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Control the costs of cloud storage with these five steps

Your cloud storage could be costing you more than it should. Follow these five steps to identify and eliminate any unnecessary cloud storage fees.

Storage was one of the first public cloud services to garner corporate acceptance. In a market led initially by...

vendors like Dropbox and Carbonite, businesses began housing information in the cloud -- and usage continues to grow. The global cloud storage market will grow from $18.87 billion in 2015 to $65.41 billion by 2020, according to research firm MarketsandMarkets.

With cloud storage investments on the rise, IT teams are looking for ways to maximize their returns. Here are five ways to more tightly control, or reduce, the costs of cloud storage.

Rein in shadow IT

The cloud storage market: Battle of the low prices

Vendors are competing to be the low-cost leader in the cloud storage market. However, industry expert Jon Toigo warns that low prices cannot last forever.

Shadow IT is becoming more prevalent. Roughly 30% of technology spending occurs outside of the IT department, according to estimates from analyst firm Gartner. Enterprises have tens, hundreds or even thousands of cloud accounts that run outside of IT's purview. Without visibility into active usage across these cloud services, organizations will leave money on the table. A company, for example, may qualify for a volume discount, but because their cloud bills go to a variety of departments in different locations, neither the vendor nor the organization sees the overall data volume.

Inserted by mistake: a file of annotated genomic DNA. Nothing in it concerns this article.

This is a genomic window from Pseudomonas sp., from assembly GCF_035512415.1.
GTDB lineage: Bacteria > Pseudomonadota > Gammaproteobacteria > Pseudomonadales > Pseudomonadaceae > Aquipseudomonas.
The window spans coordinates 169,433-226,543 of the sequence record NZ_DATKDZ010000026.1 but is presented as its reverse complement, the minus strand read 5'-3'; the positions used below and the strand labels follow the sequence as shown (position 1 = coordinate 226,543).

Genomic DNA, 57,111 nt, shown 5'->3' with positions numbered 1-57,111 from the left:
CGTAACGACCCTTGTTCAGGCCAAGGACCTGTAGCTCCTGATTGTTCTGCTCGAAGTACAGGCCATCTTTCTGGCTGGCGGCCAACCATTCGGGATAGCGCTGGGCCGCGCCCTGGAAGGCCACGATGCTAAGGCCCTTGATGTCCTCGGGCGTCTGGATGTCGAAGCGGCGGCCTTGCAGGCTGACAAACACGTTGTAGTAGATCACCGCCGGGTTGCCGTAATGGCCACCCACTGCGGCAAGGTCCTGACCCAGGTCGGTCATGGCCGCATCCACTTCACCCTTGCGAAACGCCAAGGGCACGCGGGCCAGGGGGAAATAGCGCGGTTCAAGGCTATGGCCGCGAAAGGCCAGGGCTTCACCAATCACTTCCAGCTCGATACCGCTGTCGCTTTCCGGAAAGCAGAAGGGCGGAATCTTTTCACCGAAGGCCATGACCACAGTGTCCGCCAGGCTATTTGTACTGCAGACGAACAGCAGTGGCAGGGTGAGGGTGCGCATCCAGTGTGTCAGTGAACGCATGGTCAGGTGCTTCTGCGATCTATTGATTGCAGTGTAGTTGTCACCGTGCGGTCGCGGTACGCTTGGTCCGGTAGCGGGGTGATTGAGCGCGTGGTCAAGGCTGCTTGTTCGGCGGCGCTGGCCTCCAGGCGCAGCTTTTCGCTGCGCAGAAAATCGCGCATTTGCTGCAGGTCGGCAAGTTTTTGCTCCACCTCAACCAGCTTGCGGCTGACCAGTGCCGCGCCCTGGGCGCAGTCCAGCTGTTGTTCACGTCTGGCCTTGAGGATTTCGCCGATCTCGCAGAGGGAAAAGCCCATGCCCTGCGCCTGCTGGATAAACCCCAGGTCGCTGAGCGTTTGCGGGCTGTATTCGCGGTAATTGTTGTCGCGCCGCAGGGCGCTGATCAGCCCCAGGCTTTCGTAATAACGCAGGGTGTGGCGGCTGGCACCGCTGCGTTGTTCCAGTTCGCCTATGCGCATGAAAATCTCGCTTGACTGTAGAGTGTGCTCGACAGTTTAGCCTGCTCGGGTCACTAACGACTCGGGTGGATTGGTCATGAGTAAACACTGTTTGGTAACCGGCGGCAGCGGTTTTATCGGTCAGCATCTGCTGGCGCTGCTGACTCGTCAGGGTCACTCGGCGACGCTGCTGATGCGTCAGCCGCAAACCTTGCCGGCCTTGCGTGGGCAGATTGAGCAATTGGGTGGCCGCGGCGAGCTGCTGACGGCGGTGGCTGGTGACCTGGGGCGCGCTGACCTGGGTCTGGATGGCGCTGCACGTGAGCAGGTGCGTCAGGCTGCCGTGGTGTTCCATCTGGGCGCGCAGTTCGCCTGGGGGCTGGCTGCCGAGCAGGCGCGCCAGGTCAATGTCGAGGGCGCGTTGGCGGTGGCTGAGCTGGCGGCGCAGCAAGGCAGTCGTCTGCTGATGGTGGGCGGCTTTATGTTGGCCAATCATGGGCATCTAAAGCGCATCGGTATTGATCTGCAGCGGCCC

Many data storage solutions start with low, sometimes free, pricing designed to entice a business to use the service, but the price rises with various add-ons.
George Crumppresident of Storage Switzerland

To rein in the costs of cloud storage, determine what applications and data your organization stores in the cloud. To do this, conduct an audit and identify all of the active cloud accounts. Asset management tools from vendors such as BMC, CA, IBM, ManageEngine, Microsoft and Qualys take inventory of endpoint systems and identify all applications -- including those that don't have IT's blessing. From this vantage point, IT can begin to reduce the costs of cloud storage.